The path descends to the Taisha. In contrast to the torii, which is an imposing structure towering 33.9 metres high above ground, the Taisha is composed of simple elegant buildings that are seemingly at one with the surrounding forests. Depending on your reserves of energy, you will either return to your accommodation on foot via the Dainichi-goe pass and Yunomine Onsen, or make the journey by private vehicle.

Accommodation: Japanese inn.
Meals: Breakfast & dinner provided.
Total walking: 10.5km (6.9 miles).
Total elevation gain: 264m (866ft).

Day 6 Yunomine Onsen – Koguchi
A leisurely start for a late-morning walk up to Hyakken-gura, which provides some of the most spectacular views of the tour. From here the trail continues on a forest track and eventually descends into Koguchi, an isolated village surrounded by mountains and rivers.

Your accommodation tonight is the most unusual of the trip; a redundant junior high school that has been renovated into a comfortable, if basic, lodge. The hosts are, as ever, friendly and serve hearty local food.

Accommodation: Lodge.
Meals: Breakfast, lunch & dinner provided.
Total walking: 12km (7.5 miles).
Total elevation gain: 685m (2,247ft).

Day 7 Koguchi – Nachi Taisha – Kii Katsuura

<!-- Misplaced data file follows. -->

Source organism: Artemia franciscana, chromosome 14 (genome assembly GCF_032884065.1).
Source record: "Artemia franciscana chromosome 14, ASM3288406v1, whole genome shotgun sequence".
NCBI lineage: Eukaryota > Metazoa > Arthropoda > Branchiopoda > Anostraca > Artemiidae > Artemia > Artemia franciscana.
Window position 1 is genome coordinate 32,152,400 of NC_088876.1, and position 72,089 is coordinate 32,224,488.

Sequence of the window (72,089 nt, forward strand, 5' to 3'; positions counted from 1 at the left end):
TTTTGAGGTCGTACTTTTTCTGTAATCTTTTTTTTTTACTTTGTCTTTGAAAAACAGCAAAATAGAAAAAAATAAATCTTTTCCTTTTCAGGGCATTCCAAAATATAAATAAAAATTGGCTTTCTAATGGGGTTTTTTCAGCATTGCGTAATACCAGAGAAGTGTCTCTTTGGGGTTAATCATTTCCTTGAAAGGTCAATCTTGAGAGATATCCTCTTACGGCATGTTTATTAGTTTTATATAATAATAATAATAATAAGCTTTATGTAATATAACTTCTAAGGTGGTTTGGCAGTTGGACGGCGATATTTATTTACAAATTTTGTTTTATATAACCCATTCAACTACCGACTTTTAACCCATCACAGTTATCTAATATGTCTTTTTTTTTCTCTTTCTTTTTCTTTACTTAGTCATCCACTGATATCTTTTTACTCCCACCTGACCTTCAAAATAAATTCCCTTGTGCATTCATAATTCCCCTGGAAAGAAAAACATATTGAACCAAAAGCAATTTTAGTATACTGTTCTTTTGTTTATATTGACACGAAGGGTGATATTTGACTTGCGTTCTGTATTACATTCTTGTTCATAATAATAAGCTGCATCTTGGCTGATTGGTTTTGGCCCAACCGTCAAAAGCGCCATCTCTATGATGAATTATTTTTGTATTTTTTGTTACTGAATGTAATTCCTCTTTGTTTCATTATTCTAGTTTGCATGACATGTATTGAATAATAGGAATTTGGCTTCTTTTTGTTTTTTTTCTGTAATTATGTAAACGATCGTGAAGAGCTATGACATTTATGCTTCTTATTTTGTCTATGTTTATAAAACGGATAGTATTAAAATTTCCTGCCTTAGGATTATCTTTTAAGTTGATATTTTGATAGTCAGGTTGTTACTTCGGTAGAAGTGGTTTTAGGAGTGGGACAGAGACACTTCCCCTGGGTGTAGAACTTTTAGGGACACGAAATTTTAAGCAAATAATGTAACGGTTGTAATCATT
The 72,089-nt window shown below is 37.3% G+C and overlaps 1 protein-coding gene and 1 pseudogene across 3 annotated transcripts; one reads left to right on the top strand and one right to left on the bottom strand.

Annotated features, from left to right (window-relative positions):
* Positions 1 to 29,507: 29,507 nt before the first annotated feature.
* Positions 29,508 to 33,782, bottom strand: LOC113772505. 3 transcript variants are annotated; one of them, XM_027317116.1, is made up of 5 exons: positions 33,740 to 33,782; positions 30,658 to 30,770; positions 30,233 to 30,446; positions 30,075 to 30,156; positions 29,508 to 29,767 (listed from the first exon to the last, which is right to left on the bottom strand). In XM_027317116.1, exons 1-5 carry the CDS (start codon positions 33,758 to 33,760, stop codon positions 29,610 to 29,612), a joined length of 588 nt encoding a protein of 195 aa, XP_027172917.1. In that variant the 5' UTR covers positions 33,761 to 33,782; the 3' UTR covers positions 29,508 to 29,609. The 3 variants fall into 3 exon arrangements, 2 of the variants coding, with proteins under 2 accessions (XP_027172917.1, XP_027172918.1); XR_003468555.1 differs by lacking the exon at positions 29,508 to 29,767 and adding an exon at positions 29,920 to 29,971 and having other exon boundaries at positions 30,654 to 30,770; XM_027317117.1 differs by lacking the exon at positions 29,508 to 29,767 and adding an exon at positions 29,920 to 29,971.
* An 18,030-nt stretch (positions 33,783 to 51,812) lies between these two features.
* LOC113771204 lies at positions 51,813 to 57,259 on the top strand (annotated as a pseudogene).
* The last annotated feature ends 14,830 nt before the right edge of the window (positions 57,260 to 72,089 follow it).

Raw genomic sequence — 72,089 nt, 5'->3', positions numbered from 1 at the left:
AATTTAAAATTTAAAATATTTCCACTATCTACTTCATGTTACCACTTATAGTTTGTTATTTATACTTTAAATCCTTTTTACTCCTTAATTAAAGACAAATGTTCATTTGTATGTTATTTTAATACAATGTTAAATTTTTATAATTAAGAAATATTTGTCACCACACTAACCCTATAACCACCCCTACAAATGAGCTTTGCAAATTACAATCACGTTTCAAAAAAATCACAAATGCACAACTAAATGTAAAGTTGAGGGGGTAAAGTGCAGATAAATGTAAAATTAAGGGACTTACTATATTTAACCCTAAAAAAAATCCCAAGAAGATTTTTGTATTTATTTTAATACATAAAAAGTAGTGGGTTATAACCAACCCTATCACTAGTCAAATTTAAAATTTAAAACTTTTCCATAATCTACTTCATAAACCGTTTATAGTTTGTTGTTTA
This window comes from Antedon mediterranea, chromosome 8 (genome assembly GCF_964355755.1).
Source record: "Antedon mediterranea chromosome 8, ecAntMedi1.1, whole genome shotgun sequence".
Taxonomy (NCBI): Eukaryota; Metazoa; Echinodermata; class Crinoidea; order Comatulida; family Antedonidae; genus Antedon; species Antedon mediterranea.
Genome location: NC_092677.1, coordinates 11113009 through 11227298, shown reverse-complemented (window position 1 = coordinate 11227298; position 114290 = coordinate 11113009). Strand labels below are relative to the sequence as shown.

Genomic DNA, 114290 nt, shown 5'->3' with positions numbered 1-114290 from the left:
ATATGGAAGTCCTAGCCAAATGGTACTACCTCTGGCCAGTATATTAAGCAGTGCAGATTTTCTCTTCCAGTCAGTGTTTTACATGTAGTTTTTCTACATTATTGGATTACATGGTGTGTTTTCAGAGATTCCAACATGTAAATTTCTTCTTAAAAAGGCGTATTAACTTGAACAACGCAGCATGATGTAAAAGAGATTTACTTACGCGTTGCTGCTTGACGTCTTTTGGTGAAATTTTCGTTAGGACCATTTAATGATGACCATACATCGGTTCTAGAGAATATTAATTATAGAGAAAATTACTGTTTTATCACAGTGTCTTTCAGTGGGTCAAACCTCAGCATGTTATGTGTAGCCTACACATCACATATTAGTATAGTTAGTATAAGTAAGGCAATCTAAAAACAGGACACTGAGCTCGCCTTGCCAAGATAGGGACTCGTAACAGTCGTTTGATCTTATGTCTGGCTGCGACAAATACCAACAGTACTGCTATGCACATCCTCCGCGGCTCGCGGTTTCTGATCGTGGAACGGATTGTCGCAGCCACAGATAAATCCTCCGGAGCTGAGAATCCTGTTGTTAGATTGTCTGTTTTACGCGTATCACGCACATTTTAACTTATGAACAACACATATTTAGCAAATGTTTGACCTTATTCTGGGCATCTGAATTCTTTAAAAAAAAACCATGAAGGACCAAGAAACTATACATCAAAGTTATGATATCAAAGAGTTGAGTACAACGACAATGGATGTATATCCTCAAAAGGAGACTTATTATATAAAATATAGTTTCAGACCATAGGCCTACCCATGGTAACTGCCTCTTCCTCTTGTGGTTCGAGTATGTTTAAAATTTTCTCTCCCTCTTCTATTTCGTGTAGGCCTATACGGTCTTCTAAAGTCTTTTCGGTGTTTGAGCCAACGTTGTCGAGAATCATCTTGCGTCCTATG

An early start for today’s walk, which is the toughest of this pilgrimage journey and includes a 2.5 hour uphill climb that rises 800 metres. The walk continues through forests and along ridges, the path ascending and descending, until you reach the top, from where you will be able to see over mountains to the Pacific Ocean. The trail descends to Nachi Taisha shrine, Seiganto-ji temple and the spectacular Nachi-no-Otaki waterfalls, which have an uninterrupted drop of 133 metres.

You will then transfer by vehicle to Kii-Katsuura on the Pacific Ocean coast where you will stay the night in a modern hotel complex with onsen baths for you to luxuriate yet again.

Accommodation: Japanese resort hotel.
Meals: Breakfast, lunch & dinner provided.
Total walking: 14.6km (9 miles).
Total elevation gain: 1184m (3,556ft).

Day 8 Kii Katsuura – Shingu – Ise
Compared to yesterday’s exertions, today will be relaxing. Nevertheless, there is an early start for those who wish to visit the local fish market, if it is open, to observe the largest tuna auction in Japan. The auction is dependent on the weather, which can preclude fishing boats leaving harbour, and also holidays.

Return to your hotel for breakfast, before taking a local train to nearby Shingu, where the last of the three Kumano Shrines, Hayatama Taisha, is found. The final climb of the tour is a short but very steep ascent of Mt. Gongen to Gotobiki Iwa, a giant rock that is revered as a natural deity.